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For any intrepid comp-sci majors out there, I have an idea for the next Facebook. Ok, maybe not Facebook, but a social marketplace for undergrad housing, which in the world of Columbia, is probably just as significant to all of us as a the thing called "life" that Facebook covers for the rest of the world. Here's my proposal: What if someone made a Craigslist/eBay-esque website that allowed people to buy, sell, or auction their lottery numbers? (Because who doesn't want more complications in the housing process?!?) But seriously, let's say you're a rising senior who's just planning on snagging some Broadway singles with some friends. Easily attainable with even the worst 30-point lottery number. But what if you open up your housing portal and discover something like 30/43? Holy shit, that could get like, the underground laser tag arena in PrezBo's house!!! (Or at least a Watt studio single!) While that would certainly be nice, you aren't necessarily dying for Watt, and you'd be more than happy with Broadway, so why not have the ability to trade your number to someone who's prepared to sell one of their kidneys for their own kitchen and bathroom? more Ditto for a suite selection group that gets an amazing number but doesn't necessarily mind taking a place with a double. How about allowing them to trade down for some compensation and allow a group that desperately wants all singles to take their spot? Why not try to eliminate inefficiencies and create a marketplace that would distribute rooms to those who would get the most utility out of them? Otherwise, the first group is just going to take the all-singles suite because, you know… it's there for the taking, and they suppose they might as well, right? Let's use a sports parallel for a second. This year, the Rams had the No. 2 pick in the NFL draft. Everyone expected Robert Griffin III, widely considered the second best player in the draft, to be available then. Only one issue: The Rams had already invested $78 million in quarterback Sam Bradford and really didn't have a need for another signal caller. So what did they do? They simply traded down in the draft, gave up the No. 2 pick to a team that desperately wanted a QB and would take RG3, and received compensation for the downgrade in return while drafting a lesser-value player that would better fit their needs. Why can't this be implemented in the housing draft? Look, I already know what you're thinking: This only helps the rich kids. But hear me out—my idea essentially helps two sets of people:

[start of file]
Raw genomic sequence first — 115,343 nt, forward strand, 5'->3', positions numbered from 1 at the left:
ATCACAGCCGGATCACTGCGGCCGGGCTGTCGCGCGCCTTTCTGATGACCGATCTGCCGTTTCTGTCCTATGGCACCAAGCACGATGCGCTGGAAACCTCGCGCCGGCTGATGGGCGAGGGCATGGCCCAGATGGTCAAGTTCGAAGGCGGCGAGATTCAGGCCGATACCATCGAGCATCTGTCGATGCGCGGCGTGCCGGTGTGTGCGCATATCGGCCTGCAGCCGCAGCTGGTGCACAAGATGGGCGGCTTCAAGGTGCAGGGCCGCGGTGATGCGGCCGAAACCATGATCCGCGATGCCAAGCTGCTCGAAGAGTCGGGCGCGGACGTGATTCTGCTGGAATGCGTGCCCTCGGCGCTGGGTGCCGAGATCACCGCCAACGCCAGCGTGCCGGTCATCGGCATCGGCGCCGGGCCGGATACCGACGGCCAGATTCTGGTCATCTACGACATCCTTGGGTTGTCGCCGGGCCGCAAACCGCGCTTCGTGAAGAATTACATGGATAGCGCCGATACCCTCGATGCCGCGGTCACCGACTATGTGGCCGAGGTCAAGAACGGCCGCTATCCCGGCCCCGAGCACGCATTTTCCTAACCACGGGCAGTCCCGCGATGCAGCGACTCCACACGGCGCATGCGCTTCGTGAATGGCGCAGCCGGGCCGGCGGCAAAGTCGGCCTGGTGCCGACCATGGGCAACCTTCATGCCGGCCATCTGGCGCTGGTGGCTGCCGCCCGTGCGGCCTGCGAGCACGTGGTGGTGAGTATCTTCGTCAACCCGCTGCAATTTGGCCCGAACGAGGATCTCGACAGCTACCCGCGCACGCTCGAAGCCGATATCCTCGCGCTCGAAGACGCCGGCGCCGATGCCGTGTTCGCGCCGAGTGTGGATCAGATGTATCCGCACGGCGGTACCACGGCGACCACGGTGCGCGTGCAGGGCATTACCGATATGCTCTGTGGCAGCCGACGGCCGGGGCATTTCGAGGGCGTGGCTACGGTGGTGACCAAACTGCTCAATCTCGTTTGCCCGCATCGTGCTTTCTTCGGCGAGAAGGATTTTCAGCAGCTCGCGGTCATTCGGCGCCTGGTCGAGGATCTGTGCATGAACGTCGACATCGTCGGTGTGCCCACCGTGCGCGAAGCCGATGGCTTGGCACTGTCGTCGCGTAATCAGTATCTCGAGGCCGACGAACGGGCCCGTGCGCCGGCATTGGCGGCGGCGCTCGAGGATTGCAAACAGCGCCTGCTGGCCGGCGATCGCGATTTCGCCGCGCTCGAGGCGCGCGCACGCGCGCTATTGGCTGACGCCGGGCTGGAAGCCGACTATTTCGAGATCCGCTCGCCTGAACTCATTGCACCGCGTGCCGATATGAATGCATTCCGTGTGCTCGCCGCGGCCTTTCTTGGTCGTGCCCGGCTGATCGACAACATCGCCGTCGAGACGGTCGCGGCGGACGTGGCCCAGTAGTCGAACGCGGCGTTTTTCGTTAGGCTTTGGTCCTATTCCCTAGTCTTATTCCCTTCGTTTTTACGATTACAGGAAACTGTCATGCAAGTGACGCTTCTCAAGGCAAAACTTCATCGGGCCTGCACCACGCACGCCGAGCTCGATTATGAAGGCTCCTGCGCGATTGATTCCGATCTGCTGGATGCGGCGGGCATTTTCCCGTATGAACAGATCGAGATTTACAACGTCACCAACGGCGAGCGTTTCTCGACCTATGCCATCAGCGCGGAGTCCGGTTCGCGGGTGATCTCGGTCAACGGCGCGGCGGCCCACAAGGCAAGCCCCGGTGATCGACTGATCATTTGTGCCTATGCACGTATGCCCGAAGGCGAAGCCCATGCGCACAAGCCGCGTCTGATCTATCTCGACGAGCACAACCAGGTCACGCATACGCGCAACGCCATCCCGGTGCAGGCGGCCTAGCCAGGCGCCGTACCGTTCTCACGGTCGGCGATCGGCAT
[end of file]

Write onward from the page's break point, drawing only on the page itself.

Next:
Group A: Those who get a great lottery number but don't necessarily want/need it (could be from any socioeconomic background). Group B: Those who have the money and want to spend it to move up (probably from a more affluent socioeconomic background).


Jim Pagels is a Columbia College junior majoring in English and American Studies. He's only pitching out this idea so he can get into the Phoenix Club.

dorm-life facebook general-selection housing housing-lottery inefficiencies jim-pagels lottery-numbers suite-selection